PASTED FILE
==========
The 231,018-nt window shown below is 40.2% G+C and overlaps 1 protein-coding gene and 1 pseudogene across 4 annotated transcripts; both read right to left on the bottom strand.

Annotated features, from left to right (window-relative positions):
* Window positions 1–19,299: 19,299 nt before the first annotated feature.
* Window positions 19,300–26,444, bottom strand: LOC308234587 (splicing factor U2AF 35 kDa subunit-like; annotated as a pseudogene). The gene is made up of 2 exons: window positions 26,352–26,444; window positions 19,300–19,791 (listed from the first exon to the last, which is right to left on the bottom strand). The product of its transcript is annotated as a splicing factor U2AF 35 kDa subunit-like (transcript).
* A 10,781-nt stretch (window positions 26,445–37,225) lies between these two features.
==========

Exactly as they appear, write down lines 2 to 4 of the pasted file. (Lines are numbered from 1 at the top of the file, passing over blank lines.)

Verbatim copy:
Annotated features, from left to right (window-relative positions):
* Window positions 1–19,299: 19,299 nt before the first annotated feature.
* Window positions 19,300–26,444, bottom strand: LOC308234587 (splicing factor U2AF 35 kDa subunit-like; annotated as a pseudogene). The gene is made up of 2 exons: window positions 26,352–26,444; window positions 19,300–19,791 (listed from the first exon to the last, which is right to left on the bottom strand). The product of its transcript is annotated as a splicing factor U2AF 35 kDa subunit-like (transcript).